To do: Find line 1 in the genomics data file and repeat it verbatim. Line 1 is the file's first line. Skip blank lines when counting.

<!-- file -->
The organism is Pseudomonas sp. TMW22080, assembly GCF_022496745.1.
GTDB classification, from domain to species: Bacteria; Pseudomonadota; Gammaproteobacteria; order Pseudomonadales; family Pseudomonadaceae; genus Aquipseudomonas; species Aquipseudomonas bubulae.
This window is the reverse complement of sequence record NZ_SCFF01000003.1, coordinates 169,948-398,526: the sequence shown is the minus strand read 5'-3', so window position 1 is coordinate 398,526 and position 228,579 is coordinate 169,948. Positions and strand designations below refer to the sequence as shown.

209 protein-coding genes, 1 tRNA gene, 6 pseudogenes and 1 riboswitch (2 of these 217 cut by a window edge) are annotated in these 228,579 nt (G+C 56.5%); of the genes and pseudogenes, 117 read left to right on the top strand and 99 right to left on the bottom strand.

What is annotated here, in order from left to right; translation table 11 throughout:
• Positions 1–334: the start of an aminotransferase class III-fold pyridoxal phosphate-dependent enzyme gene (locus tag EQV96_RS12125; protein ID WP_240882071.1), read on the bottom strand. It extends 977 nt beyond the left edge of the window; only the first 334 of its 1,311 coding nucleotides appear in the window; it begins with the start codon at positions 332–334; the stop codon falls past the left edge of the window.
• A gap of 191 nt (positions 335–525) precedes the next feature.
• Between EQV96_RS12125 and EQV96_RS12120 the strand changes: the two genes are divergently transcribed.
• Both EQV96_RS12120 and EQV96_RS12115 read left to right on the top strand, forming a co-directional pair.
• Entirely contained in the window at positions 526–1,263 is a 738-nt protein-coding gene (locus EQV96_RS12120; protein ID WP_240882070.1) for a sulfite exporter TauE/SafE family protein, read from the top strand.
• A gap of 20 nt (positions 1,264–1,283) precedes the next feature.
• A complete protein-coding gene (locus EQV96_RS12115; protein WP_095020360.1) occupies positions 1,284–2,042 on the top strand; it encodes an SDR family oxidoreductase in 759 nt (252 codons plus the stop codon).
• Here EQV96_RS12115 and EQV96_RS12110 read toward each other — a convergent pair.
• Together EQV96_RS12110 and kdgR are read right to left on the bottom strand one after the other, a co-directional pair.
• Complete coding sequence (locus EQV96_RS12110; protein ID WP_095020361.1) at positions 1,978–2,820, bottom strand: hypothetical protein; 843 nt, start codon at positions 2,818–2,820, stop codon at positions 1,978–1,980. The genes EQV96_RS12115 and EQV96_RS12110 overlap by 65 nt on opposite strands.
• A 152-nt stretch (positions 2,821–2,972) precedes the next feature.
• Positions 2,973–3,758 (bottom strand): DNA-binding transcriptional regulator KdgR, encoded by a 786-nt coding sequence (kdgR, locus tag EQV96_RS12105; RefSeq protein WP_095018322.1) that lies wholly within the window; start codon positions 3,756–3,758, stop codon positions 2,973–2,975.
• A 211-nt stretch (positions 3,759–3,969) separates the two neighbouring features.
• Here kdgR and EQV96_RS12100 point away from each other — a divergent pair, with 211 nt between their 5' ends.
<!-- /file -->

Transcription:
The organism is Pseudomonas sp. TMW22080, assembly GCF_022496745.1.